Monograph of the Meropidæ

by Henry Eeles Dresser
Illustrated by J.G. Keulemans
Published by The Author, London, 1884-1886
Book dimensions: H 380 x W 300 x D 45mm
Box dimensions: H 482 x W 412 x D 77mm
Sample board #61
Bound in 2022
Private Collection of The Athenæum, London

About the book:
The full title of the book is Monograph of the Meropidæ or Family of the Bee-eaters. The author, Henry Eeles Dresser, had a lifelong interest in birds and collected bird skins and eggs from his early teenage years. Whilst he was in Finland in 1858 he discovered breeding waxwings and was the first Englishman to collect their eggs; this brought him fame amongst English ornithologists, most of whom were egg and skin collectors. Through the 1860s, he travelled widely through Europe and sought out ornithologists with whom he could exchange birds and eggs.

Dresser became a leading figure in ornithological circles and was the author of more than 100 scientific papers on birds, mostly concerned with geographical distribution, descriptions of new species and illustrated the eggs of many species for the first time. This book on bee-eaters, alongside other publications of his own, were based upon examination of the leading collections of the day, most notably his own. The book contains 34 hand-coloured lithographed plates by J.G. Keulemans. The author was a Member of the Athenæum Club, from 1885, and donated this copy to the Library.

About the binding:

  • A full leather stub binding sewn onto five tapes.
  • The pages of the books were all in single sheets, rather than folded sections, so were gathered in groups and glued at the spine edge before being guarded and attached to turquoise coloured stubs for binding.
  • The boards of the book are bound in teal bull-skin with onlays in a variety of colours across the whole cover.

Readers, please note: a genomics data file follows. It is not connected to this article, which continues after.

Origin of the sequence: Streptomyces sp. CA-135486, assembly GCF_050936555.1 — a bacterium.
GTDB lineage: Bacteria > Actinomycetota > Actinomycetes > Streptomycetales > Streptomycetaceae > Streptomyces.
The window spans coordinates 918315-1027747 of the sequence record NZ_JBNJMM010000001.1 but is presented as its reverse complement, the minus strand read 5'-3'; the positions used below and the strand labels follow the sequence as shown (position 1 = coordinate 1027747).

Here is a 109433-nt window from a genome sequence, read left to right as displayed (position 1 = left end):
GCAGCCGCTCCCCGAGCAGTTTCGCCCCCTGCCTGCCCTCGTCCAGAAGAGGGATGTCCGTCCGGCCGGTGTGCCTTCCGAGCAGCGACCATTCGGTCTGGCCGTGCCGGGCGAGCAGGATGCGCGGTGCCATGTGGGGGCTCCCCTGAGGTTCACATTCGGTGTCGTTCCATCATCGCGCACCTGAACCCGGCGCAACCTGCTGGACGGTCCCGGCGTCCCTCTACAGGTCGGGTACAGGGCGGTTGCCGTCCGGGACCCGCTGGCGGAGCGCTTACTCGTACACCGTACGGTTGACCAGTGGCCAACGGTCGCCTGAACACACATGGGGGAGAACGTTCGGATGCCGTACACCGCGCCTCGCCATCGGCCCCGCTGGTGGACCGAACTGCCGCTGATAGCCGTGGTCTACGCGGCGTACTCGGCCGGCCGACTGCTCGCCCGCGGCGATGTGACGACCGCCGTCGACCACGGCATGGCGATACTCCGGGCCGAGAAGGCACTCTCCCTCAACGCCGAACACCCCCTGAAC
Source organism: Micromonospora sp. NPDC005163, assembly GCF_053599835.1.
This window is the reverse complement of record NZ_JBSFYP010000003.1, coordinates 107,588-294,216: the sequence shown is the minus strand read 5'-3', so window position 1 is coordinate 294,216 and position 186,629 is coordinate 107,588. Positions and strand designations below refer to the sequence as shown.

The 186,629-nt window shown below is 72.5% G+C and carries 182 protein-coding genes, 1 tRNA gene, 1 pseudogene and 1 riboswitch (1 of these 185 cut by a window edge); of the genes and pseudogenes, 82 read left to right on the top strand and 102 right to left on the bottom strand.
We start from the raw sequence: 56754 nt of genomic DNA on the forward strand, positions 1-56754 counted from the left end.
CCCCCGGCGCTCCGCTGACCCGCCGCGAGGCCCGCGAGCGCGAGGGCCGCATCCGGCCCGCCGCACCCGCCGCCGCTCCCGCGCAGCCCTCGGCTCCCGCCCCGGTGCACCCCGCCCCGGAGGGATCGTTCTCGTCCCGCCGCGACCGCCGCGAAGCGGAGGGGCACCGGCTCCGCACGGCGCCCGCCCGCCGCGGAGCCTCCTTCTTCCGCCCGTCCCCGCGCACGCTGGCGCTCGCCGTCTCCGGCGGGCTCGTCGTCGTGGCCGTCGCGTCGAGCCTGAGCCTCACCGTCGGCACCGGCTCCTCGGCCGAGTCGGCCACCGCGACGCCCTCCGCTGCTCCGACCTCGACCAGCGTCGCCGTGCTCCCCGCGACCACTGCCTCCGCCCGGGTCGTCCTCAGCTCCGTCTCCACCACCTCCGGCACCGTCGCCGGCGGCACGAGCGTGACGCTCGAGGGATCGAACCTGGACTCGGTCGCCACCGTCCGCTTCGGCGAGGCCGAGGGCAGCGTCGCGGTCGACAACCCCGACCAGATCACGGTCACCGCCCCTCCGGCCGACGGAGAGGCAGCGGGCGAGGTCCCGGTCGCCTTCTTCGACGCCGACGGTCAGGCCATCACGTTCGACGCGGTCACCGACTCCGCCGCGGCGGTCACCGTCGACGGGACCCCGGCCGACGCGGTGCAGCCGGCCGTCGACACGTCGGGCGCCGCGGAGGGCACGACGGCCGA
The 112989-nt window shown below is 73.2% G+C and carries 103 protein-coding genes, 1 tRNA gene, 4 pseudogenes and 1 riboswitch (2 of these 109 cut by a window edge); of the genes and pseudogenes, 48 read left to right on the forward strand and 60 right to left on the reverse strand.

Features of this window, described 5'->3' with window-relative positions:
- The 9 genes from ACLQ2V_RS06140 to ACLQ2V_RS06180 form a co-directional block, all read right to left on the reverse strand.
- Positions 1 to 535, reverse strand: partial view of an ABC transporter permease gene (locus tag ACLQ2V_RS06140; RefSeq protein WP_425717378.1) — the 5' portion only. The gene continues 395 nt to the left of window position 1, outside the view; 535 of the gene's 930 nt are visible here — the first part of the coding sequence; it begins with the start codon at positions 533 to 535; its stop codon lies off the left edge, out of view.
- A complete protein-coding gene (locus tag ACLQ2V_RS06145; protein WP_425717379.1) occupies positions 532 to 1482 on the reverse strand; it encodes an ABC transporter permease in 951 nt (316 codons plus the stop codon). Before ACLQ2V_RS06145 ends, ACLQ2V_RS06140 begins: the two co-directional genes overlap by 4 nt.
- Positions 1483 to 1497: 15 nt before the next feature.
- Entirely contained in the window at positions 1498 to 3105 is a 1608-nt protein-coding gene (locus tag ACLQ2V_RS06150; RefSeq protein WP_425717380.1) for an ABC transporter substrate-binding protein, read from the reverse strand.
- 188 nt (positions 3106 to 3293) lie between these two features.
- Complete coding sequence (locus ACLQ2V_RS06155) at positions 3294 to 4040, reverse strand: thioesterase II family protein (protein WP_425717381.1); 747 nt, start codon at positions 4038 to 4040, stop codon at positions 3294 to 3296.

• The onlays are cut from a series of different colours of thinly-pared leather, and coloured with acrylic paints.
  • The front and back covers of the binding are hand-embroidered with threads in a large variety of different colours, building up the stitches over the onlays.
  • The spine of the book is covered in fair goatskin with the title of the book hand-embroidered down the centre in a variety of coloured threads
  • The original gilt top edge of the binding was retained, and the fore edge and bottom edge coloured with acrylic paints in a linear pattern to match the feathers embroidery.
  • The double core endbands were made from orange and teal coloured leather with added thread detail in the centres.
  • The doublures were created by roller-ing acrylic paints in a variety of colours onto Zerkall paper to match the colours of the hand-coloured bee-eater plates within the binding.
  • The binding is housed in a Tulipwood box, lined with yellow felt. 
  • There is an embroidered feather on the end of the yellow lifting ribbon inside the box.
  • The top of the box has a hand-cut leather title applied, and four embroidered feathers adorning the lid.

Design Description:
The cover design of this binding was based on the wonderful colour plates found in this book. Seven species of bee-eater were selected from the 34 hand-coloured lithographed plates: Blue-tailed bee-eater, Little bee-eater, Blue-throated bee-eater, Northern Carmine bee-eater, White-fronted bee-eater, White-throated bee-eater and the Red-throated bee-eater. A selection of feathers from these seven bee-eaters were traced and laid out across the front and back covers of the book. The feathers were embroidered in colours to match their natural markings and they were laid out in a scattered fashion across on the boards, with a more dense mix on the front cover.

More details about this binding can soon be read about over a series of blog posts.

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